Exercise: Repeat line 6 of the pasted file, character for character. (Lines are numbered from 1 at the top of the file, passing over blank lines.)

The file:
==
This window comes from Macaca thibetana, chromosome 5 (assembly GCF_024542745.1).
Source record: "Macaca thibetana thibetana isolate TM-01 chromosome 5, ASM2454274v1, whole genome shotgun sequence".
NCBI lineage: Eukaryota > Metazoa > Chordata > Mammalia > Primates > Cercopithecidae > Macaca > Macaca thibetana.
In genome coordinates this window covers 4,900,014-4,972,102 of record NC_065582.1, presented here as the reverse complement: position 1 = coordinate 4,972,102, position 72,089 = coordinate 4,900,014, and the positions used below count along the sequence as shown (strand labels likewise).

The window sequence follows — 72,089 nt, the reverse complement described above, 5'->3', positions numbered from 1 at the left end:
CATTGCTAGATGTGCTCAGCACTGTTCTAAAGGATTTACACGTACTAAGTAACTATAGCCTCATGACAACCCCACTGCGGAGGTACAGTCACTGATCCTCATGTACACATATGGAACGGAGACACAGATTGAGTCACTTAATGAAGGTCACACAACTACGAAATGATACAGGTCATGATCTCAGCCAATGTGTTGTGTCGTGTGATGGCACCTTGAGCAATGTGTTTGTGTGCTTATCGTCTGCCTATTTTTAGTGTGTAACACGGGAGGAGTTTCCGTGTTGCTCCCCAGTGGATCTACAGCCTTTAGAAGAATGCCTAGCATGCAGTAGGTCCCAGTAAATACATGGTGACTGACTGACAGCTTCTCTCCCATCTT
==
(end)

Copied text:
CATTGCTAGATGTGCTCAGCACTGTTCTAAAGGATTTACACGTACTAAGTAACTATAGCCTCATGACAACCCCACTGCGGAGGTACAGTCACTGATCCTCATGTACACATATGGAACGGAGACACAGATTGAGTCACTTAATGAAGGTCACACAACTACGAAATGATACAGGTCATGATCTCAGCCAATGTGTTGTGTCGTGTGATGGCACCTTGAGCAATGTGTTTGTGTGCTTATCGTCTGCCTATTTTTAGTGTGTAACACGGGAGGAGTTTCCGTGTTGCTCCCCAGTGGATCTACAGCCTTTAGAAGAATGCCTAGCATGCAGTAGGTCCCAGTAAATACATGGTGACTGACTGACAGCTTCTCTCCCATCTT